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He had one older business owner who was in the process of selling out to other shareholders and a couple million of term insurance policy owned by the company was being transferred out to him.  His plan was to convert $500,000 and gift the policy to a charity.  He intended to let the remaining $1,500,000 lapse.

There is only one thing that should come to mind in a scenario like this: Life Settlement.  I had no idea if he would be interested but why would one ever choose to not pick up the phone to make a call to discuss? For full post, click here…

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StressTesting a Premium Financing Deal

May 10th, 2016 No comments

I have to admit I am sometimes cynical of the strategy du jour in the life insurance sales and marketing world. While the industry is incredibly innovative regarding ideas and strategies and brings amazing opportunity to many consumers, sometimes the original, sound idea is bastardized into something which bears little likeness to its namesake.

This is especially frustrating for those in the market who play on the straight & narrow, even those on the cutting edge who have their client’s best interests at heart. None-the-less, it is not difficult to understand the temptation to push an idea to its limits and to over market and even misposture what it is and can accomplish. For full post, click here…

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Life Insurance and Fidelity Charitable

April 14th, 2016 No comments

As is often the case, we learn the most when something goes wrong. Recently, I was working with an advisor who has a client with a foundation, or at least that is what we thought. The foundation is for all of the same purposes as most people who have a foundation; to further the goals of non-profit and charitable interests of the donor(s). For full post, click here…

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Success Story: “Shooting from the Hip” – Hit or Miss

April 5th, 2016 No comments

An attorney member of the Wealth Council posted a question on the list serve asking for referrals to a fee-based life insurance advisor.  Another member directed him to me and I ended up in an engagement with his client.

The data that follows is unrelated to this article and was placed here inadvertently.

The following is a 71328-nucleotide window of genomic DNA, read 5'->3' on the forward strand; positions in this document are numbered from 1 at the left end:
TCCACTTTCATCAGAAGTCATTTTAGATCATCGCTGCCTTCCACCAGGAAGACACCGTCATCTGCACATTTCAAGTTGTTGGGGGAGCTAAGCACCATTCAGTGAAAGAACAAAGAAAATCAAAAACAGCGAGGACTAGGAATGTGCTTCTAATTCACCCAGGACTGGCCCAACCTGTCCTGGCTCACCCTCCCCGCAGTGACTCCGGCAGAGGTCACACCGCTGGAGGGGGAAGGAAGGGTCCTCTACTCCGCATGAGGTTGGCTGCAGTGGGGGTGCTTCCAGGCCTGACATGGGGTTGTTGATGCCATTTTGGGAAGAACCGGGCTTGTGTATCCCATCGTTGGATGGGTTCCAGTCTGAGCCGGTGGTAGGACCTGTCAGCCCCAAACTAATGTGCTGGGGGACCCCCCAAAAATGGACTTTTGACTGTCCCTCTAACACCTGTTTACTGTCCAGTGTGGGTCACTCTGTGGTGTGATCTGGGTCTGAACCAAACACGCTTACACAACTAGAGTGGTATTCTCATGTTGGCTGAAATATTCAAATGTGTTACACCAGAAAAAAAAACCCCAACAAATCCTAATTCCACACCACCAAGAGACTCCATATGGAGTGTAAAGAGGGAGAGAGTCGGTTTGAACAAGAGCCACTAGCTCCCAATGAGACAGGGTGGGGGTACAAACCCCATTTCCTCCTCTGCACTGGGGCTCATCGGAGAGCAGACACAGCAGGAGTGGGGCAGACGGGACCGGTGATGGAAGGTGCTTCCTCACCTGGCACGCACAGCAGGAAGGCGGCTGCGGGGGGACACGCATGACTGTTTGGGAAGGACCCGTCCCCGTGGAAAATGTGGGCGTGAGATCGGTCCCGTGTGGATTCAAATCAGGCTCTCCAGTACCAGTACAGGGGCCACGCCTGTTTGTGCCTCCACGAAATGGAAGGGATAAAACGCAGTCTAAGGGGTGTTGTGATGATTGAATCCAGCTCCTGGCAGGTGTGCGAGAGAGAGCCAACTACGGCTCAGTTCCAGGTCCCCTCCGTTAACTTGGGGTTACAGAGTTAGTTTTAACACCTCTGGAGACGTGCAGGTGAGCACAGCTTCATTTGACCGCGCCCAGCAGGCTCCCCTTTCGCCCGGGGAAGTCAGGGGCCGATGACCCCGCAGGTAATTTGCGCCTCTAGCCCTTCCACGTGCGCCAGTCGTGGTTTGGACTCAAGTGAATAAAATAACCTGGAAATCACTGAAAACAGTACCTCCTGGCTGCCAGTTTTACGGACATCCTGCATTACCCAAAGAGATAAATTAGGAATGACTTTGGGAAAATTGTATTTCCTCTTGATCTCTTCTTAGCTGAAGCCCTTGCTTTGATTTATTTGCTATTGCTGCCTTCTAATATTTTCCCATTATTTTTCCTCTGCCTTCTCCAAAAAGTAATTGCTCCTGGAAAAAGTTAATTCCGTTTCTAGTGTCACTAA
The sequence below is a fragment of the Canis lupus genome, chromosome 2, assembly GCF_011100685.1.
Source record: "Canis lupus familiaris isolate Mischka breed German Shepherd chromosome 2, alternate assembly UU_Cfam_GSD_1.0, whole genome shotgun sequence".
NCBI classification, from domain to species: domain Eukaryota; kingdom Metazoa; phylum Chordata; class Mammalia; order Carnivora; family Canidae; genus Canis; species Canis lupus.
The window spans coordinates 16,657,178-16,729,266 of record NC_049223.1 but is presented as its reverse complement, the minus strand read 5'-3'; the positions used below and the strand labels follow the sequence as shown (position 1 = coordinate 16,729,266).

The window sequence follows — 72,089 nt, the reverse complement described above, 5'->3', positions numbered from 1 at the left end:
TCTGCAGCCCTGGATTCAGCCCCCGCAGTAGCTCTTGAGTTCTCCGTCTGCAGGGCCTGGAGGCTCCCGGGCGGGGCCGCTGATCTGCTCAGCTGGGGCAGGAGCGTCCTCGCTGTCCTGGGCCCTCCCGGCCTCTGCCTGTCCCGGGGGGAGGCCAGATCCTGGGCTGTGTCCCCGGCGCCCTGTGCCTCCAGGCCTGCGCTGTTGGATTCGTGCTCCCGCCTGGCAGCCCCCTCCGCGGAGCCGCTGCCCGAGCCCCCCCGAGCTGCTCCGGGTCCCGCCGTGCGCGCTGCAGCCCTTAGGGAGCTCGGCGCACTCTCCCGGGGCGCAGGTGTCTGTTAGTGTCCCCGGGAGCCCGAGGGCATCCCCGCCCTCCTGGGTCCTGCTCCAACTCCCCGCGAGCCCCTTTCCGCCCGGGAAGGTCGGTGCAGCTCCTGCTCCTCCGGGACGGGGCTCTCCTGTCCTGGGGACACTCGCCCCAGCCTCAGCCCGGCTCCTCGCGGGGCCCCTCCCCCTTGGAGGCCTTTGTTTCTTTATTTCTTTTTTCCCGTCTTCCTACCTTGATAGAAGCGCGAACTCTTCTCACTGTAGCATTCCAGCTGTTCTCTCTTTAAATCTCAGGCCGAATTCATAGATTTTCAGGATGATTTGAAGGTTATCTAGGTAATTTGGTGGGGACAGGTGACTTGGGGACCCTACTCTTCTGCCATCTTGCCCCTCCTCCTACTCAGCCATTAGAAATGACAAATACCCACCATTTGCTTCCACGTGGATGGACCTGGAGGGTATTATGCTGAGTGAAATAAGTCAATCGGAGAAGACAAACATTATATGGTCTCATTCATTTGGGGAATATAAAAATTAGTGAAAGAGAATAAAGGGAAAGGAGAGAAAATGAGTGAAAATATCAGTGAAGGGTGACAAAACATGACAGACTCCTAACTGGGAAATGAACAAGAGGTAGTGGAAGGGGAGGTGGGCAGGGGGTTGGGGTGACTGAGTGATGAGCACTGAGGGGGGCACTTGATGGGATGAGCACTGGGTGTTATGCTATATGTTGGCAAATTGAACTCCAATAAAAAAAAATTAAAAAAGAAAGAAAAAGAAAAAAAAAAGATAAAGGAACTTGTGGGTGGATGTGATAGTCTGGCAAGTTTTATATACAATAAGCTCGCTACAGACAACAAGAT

It turns out a woman in her eighties had recently lost her husband and someone had advised her and her family that the $1,500,000 of insurance in force on her life was “garbage” and they should get rid of it.

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Fortunately, the attorney recommended an independent analysis before any action was  taken.  It ended up that there were two policies, one for $500,000 and one for $1,000,000.  One was originally a survivor life policy.  The $500,000 policy was a well-funded Guaranteed UL policy with a highly rated and well respected carrier.  The $1,000,000 was with another decent carrier and was a current assumption UL contract which was modestly underfunded. For full post, click here…

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Success Story: The Importance of the “Second Opinion”

March 15th, 2016 No comments

After a presentation at Heckerling a few years ago, an attorney in the audience came up to me to introduce himself and let me know he may be calling me for help on a case.  A full year went by when he finally emailed me details of something he was working on.

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It turns out his client was the owner of a very successful global company and had a large existing life insurance portfolio.  The client and advisor was working with an agent who had a very long term and particularly close relationship to the family.

The reason the attorney brought me in was due to his skepticism regarding some work the agent was doing.  Something didn’t seem right but he couldn’t put his finger on it.  For full post, click here…